• Partitioned pricing
  • Offer payments in increments
  • Show the daily equivalence
  • Initiate negotiations with a high precise number
  • Expose people to a higher “incidental” price
  • Or any high number, really
  • You can raise the price of your previous product when introducing a new one
  • and you can offer a decoy product.



Recognition over recall: It's easier to recognize things we have previously experience than it is to recall them from memory.

People are better at recognizing things they have previously experienced than they are recalling those things from memory. Recognition tasks provide memory cues that facilitate searching through memory.


Serial positioning effect: We have a tendency to recall the first and the last items in a series best, and the middle items the worst.

When recalling items from a list, items at the beginning and the end are better recalled than the items in the middle due to the primacy and recency effects.


Chunking: Information grouped into familiar, manageable units is more easily understood and recalled.

Chunking is the technique of combining many units of information into a limited number of units, or chunks, so that the information is easier to process and remember.

Section 5: Game mechanics - gameplay design

Use an appropriate challenge to engage users to meeting them. We find challenges exciting - especially the ones that strike a balance between overwhelming and boring.

We get a kick through being in flow: when we are constantly moving toward a higher level of complexity, requiring increasingly more difficult challenges to suit a growing skill level. To keep users in flow we need to give them Appropriate challenges.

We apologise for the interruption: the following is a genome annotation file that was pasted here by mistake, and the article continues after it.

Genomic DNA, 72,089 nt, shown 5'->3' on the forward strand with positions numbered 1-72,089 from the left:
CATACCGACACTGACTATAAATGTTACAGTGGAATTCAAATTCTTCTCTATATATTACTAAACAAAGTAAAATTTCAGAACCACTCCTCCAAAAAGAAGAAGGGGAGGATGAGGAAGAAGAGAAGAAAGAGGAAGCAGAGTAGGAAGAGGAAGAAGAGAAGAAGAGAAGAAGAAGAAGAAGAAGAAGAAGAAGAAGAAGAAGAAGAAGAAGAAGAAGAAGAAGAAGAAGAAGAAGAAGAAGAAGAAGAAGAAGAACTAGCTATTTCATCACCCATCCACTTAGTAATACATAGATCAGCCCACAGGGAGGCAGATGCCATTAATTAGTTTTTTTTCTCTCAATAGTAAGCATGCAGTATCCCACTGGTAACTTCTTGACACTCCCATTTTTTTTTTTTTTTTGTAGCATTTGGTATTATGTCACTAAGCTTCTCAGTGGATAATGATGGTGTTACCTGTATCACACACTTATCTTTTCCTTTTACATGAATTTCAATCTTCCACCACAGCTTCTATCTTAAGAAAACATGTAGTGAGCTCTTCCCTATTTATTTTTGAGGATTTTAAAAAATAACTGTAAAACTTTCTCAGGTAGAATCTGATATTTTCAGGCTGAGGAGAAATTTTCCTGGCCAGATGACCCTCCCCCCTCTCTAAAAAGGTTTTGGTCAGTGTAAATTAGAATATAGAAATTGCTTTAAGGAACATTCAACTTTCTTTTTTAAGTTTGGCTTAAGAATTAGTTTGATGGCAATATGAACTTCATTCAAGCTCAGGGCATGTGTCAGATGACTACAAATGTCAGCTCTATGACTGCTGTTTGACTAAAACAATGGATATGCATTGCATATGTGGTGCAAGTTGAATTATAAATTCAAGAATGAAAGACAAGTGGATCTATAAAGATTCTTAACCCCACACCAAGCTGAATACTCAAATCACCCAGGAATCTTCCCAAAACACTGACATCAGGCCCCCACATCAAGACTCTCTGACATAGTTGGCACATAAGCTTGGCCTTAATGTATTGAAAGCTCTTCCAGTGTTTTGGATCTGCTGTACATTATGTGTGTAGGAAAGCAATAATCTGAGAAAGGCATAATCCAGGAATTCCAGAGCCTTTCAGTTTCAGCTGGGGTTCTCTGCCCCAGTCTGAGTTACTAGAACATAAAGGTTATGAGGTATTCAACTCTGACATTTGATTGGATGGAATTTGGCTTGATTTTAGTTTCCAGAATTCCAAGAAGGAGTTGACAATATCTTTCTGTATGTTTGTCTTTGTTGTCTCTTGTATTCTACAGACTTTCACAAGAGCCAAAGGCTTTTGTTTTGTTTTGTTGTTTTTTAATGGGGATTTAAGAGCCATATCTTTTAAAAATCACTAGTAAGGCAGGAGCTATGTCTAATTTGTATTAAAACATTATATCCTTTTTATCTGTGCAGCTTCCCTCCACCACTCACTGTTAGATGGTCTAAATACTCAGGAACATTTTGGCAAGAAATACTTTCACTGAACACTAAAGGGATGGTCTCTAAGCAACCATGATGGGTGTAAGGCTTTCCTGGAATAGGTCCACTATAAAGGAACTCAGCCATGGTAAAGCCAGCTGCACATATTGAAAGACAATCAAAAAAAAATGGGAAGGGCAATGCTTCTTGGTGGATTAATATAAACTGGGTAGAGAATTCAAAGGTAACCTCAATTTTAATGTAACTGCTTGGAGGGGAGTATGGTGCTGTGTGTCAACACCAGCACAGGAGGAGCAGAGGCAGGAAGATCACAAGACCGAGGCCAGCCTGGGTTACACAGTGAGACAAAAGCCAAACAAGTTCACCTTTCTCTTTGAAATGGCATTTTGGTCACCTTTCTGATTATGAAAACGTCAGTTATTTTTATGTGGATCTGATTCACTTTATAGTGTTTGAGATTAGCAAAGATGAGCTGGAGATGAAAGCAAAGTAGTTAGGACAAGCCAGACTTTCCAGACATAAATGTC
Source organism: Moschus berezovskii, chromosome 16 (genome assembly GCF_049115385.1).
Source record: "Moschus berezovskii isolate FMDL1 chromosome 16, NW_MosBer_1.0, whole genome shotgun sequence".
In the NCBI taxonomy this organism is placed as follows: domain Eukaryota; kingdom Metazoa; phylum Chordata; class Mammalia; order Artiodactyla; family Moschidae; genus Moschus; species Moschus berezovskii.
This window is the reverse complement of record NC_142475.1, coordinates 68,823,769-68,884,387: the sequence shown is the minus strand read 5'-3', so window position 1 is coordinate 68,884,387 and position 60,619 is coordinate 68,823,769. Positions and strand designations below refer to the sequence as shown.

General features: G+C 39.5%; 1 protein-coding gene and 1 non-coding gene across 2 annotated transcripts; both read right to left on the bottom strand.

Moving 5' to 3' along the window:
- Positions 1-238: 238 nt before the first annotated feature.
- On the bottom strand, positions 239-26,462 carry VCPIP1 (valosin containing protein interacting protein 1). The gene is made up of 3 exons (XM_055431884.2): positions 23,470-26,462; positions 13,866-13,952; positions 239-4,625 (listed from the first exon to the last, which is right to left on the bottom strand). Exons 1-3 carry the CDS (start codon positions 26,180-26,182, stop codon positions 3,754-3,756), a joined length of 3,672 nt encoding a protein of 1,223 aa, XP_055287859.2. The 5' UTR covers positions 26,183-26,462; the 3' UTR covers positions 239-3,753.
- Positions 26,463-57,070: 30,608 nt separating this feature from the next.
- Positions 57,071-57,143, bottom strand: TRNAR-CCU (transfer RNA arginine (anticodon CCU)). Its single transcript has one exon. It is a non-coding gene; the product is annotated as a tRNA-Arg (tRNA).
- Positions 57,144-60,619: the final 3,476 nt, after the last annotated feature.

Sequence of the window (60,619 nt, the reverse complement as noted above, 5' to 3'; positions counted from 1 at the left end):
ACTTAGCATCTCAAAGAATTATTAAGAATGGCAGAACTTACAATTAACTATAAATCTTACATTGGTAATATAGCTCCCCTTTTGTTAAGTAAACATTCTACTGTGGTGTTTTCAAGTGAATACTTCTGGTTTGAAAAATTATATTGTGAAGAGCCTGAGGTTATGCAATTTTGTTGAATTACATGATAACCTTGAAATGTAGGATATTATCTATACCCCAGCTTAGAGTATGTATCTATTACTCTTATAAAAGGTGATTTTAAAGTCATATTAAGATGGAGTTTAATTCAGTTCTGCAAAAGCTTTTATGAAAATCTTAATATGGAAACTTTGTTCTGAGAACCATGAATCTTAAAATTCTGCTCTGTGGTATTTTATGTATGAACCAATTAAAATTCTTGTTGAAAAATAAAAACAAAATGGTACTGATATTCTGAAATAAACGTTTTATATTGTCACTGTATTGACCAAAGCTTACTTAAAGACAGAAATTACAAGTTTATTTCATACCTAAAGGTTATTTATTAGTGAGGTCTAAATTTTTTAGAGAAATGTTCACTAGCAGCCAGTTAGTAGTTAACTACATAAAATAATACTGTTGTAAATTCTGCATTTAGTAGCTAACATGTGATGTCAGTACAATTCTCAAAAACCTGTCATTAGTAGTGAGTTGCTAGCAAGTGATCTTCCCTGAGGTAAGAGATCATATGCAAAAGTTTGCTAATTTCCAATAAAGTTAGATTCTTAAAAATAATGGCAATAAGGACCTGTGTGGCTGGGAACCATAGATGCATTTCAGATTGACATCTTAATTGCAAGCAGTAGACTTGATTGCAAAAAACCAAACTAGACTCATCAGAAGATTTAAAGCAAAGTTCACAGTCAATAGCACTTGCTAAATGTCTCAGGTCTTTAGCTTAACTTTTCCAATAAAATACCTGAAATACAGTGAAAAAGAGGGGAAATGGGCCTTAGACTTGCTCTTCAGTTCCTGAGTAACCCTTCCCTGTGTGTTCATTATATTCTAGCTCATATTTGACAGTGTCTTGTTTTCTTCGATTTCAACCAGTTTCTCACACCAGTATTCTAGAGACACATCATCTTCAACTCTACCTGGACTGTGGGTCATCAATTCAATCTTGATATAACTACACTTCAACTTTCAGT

Rewards: Use rewards to encourage continuation of wanted behavior

You will learn how to distinguish between extrinsic and intrinsic rewards and how to apply different strategies depending on your selected reward type, the social context. You will learn how to plan your rewards and how to construct your reward schedules to maximize the effect of your rewards.

Section 6: Cognition - Loss aversion: our fear of loosing

Loss aversion: We are risk aversive in decisions regarding gains and risk seeking in decisions regarding losses.

The basic principles of Loss Aversion and Prospect Theory theorized by Daniel Kahneman and Amos Tversky is explained to help you understand how to frame decisions to play on Loss aversion. Furthermore, you will learn how to split up big decisions into smaller bits to maximize the perceived attractiveness of your product.


Endowment effect: We place higher value on objects we own over objects we do not, especially if sentimental value has been placed in them.

Learn how to apply the Endowment effect to your web designs using trials, framing, possession, and time invested.


Status Quo Bias: We tend to accept the default option instead of comparing the actual benefit to the actual cost

The more complex a decision gets, the harder it is for us, to rely on heuristic shortcuts made from past decisions, to approximate rational thinking. Instead, we tend to accept default options, instead of comparing the actual benefit to the actual cost.